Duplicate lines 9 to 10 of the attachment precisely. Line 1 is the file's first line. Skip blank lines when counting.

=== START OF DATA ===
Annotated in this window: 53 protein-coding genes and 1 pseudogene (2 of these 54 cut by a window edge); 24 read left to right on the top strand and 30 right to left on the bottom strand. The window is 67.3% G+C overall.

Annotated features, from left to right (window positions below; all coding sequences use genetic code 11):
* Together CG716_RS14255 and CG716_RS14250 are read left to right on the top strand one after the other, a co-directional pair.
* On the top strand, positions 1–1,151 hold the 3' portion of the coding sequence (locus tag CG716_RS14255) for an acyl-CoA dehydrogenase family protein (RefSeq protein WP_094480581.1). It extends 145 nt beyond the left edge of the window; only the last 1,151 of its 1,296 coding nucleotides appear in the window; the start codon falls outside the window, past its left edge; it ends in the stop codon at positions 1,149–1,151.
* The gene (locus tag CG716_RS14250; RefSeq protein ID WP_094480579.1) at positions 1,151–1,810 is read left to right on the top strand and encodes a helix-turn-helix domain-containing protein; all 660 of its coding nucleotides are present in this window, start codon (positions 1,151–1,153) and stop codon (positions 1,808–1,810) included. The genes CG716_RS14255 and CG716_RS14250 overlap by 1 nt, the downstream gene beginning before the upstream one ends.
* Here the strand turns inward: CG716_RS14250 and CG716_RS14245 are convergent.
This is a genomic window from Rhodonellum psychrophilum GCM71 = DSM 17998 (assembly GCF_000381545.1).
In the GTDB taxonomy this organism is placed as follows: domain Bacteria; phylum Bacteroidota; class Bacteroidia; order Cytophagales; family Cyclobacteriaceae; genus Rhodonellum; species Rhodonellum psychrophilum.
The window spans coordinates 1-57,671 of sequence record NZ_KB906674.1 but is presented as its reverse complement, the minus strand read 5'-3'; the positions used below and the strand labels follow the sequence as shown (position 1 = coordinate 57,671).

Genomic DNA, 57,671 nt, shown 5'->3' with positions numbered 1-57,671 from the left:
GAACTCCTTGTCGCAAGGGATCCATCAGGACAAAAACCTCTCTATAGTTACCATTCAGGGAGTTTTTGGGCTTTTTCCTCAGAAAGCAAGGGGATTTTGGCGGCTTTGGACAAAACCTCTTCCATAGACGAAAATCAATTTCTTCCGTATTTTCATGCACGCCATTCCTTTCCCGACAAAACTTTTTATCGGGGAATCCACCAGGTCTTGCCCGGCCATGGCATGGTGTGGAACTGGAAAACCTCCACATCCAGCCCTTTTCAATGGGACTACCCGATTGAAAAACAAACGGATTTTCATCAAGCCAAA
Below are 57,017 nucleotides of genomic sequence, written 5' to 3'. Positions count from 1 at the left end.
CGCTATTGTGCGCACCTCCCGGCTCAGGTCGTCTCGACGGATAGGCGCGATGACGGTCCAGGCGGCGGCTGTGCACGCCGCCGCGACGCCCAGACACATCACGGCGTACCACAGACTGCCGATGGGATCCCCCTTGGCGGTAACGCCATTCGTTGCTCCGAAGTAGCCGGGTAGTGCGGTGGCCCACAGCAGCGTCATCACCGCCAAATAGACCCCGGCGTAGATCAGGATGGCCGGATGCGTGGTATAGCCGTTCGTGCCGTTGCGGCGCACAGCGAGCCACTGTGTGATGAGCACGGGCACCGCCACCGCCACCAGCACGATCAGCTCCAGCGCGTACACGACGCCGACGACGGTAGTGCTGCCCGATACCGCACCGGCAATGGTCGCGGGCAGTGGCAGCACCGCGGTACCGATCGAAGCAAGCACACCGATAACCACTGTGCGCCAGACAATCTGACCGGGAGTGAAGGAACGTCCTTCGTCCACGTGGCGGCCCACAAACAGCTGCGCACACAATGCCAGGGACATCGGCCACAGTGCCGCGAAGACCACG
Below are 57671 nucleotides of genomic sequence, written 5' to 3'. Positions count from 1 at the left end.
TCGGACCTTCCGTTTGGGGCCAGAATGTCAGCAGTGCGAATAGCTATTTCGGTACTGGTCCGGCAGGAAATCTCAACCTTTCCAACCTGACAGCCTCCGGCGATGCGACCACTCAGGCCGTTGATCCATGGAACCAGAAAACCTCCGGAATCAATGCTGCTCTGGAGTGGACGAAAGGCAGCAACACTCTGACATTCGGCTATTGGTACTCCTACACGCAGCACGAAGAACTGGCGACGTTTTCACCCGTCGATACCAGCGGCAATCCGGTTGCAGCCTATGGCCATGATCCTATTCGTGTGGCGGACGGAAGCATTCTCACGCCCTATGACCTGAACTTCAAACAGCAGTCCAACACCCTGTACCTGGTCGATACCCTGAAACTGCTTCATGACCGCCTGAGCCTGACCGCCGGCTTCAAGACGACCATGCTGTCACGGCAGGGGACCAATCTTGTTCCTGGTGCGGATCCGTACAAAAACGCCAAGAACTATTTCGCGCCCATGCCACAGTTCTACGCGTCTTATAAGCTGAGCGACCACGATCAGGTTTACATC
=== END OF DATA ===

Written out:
The window spans coordinates 1-57,671 of sequence record NZ_KB906674.1 but is presented as its reverse complement, the minus strand read 5'-3'; the positions used below and the strand labels follow the sequence as shown (position 1 = coordinate 57,671).

Genomic DNA, 57,671 nt, shown 5'->3' with positions numbered 1-57,671 from the left: